The Whiteboard: Sorting out the NBA’s Eastern Conference logjam

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Before the season began, Bryan Toporek posited that this might be the season where the NBA Eastern Conference finally caught up with the West. A variety of roster upgrades and ascendant young teams looked like they might be ready to reverse a decade-long pattern of futility:

“Over the past 12 years, East teams have gone a combined 2,267-3,111 against West teams in the regular season. They’ve won fewer than 45 percent of their overall regular-season meetings in seven of those 12 years, including a comically low 36.9 percent (166-284) in 2013-14.”

So far, Toporek’s prediction has largely played out, with Eastern Conference teams holding an 18-9 record against Western Conference teams through Wednesday night. There is still balance at the top and plenty of legitimate contenders in both conferences but the East just looks much deeper at this point.

Through Wednesday, 11 teams in the East have a record of 4-4 or better and two more who are under .500 — the Boston Celtics and Indiana Pacers — were preseason playoff contenders who could benefit from some progression to the mean. All that makes for a very crowded playoff race as things stand right now.

Which Eastern Conference teams will actually make the NBA playoffs?

The playoffs are still a long way away but we can already spot some teams that may fade out sooner than others. 538’s NBA prediction model gives the Cavaliers (4 percent), Hornets (22 percent) and Wizards (42) the smallest chances of holding on to a playoff spot. However, that model is placing the Celtics and Pacers — who are a combined 6-11 — ahead of them.

By SRS (strength of schedule adjusted point differential) the Celtics, Hawks, Cavaliers and Knicks have had the shakiest starts thus far, although this measure is exceptionally noisy at this early point in the season.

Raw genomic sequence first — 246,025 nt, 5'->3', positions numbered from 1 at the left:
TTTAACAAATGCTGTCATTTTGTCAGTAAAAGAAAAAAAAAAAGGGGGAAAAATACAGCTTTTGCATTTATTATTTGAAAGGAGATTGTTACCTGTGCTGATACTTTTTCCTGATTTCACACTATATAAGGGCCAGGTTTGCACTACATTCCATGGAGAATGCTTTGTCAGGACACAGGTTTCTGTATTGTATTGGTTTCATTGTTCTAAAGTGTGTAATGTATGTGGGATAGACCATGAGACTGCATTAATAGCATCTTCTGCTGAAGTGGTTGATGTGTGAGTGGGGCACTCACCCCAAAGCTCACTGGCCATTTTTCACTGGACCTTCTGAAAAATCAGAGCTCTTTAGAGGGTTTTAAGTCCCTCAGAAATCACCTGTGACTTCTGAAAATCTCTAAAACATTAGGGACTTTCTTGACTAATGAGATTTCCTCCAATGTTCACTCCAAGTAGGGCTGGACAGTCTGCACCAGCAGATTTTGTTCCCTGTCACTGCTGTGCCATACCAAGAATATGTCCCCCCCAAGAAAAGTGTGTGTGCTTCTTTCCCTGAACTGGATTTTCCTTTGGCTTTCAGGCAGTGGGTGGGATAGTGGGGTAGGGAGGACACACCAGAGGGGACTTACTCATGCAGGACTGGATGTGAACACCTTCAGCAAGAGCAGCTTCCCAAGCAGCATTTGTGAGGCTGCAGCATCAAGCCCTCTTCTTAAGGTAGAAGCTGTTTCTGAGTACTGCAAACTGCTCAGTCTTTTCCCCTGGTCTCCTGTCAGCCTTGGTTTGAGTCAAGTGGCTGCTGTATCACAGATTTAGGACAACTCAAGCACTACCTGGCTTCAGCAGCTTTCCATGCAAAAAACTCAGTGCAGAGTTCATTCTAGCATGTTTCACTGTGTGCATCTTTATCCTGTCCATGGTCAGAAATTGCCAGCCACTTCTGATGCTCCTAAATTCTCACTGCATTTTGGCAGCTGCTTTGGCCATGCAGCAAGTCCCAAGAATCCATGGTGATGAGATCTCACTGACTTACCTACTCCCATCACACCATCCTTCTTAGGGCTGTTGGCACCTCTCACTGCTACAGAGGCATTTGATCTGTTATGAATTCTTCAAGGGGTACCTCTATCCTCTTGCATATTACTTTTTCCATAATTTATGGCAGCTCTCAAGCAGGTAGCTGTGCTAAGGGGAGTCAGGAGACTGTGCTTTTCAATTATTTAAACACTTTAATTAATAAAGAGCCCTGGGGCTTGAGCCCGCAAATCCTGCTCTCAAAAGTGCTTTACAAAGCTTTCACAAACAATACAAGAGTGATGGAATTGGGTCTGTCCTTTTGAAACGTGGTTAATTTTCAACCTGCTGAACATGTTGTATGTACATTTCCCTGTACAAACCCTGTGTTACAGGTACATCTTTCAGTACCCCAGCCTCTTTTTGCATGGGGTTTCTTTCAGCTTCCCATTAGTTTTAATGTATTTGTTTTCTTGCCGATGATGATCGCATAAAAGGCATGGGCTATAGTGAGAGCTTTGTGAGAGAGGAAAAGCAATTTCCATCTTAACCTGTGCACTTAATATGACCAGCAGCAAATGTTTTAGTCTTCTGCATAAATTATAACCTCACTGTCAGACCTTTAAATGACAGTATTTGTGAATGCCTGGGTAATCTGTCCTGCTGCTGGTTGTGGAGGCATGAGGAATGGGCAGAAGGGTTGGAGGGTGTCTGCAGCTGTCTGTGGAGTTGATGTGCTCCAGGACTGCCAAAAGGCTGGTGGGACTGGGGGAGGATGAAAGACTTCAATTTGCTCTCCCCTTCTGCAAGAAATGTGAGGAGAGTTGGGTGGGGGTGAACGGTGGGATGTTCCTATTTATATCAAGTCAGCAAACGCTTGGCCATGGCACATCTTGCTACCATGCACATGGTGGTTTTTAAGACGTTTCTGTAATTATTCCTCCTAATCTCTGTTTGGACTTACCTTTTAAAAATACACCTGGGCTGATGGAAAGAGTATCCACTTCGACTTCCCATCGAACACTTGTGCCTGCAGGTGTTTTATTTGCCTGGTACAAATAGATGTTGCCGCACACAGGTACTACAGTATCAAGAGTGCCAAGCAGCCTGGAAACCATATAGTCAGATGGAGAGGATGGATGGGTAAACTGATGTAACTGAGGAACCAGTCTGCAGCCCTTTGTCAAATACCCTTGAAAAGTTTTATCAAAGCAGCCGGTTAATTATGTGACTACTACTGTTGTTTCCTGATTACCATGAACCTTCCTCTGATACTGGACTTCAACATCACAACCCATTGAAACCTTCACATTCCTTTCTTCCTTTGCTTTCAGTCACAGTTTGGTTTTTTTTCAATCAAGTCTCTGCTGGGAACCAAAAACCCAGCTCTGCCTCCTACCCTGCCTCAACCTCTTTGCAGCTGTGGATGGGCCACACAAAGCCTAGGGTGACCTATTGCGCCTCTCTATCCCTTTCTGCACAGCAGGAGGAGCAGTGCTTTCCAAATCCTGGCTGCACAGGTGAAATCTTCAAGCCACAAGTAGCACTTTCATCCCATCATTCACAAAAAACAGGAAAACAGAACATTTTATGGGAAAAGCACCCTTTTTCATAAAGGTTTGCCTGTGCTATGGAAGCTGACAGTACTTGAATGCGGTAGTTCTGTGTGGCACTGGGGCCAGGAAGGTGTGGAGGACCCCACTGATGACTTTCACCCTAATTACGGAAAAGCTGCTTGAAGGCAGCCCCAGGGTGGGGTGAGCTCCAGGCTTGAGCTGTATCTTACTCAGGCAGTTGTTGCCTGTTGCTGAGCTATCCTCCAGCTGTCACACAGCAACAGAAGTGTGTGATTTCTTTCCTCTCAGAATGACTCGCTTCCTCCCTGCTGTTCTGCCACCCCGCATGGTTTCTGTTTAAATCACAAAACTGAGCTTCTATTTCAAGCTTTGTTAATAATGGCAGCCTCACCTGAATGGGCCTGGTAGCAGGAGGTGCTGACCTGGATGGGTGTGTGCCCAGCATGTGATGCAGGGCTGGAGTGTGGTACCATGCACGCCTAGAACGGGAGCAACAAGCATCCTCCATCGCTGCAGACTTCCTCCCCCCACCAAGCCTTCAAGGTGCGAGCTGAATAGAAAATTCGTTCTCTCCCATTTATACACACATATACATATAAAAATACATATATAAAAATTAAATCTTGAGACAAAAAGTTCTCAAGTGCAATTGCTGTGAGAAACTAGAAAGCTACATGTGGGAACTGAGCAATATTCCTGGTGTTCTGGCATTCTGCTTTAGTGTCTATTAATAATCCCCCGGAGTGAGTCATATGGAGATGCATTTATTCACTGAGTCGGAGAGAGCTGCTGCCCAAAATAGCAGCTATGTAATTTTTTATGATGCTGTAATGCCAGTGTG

Another data point to consider is which teams have been affected most strongly by unsustainable luck. For example, the Bucks and Wizards have been hammered by incredible poor shooting on wide-open 3-pointers — 30.9 and 31.3 percent, respectively. These are shots for which the defense has essentially no effect, being at least 6 feet away from the shooter and the numbers for both teams should eventually trend up. We can see the same thing at the other end of the floor, where the Bucks (28.5 percent) and Heat (28.8 percent) have both benefited on defense from unlucky opponent shooting on wide-open 3s that’s like to bounce back.

And one last thing to roll in is the teams that have been most impacted by injuries. Pascal Siakam has missed all nine games for the Raptors. Donte DiVincenzo, Brook Lopez, Jrue Holiday and Khris Middleton have all missed time for the Bucks. Both Tobias Harris and Joel Embiid have been in and out of the lineup for the 76ers and Terry Rozier missed five games for the Hornets.

Carmelo Anthony is an overqualified spot-up shooter

For years, people have been wondering what Carmelo Anthony might be able to accomplish if he fully committed to playing off the ball. It turns out, the answer is a lot. Through the Lakers’ first eight games, Anthony has 52.9 percent of his shots from beyond the arc. A full 47 percent of his shot attempts this season have been catch-and-shoot 3s, up from 27 percent last season with the Blazers.

You can see it in the dearth of some other Anthony trademarks from his shot profile. Post-ups have made up just 12.8 percent of his offensive possessions, down from 23.0 percent last season and he hasn’t even registered enough isolations to show up in the NBA’s play-type statistics. He also hasn’t attempted a single “catch-and-hold” 2-jumper this season, at least not one that was captured in the NBA’s stats. (This a non-pull-up jumper where he holds the ball for longer than two seconds after catching it before shooting. Think when he catches it on the wing, pump fakes, jab steps, pump fakes, jab steps again and then shoots without dribbling). Last season, he attempted 9 in 69 games.

The Lakers still have plenty of issues to smooth out but Carmelo’s fit is definitely not one of them and his spot-up shooting has been one of their few consistent bright spots on offense this year.


We’ve been talking a lot about breakout players at The Whiteboard and Kevin O’Connor has gone deep on 10 players who are on the verge, some we’ve already hit and some we haven’t.

Where in the world would the Brooklyn Nets be without Kevin Durant right now?

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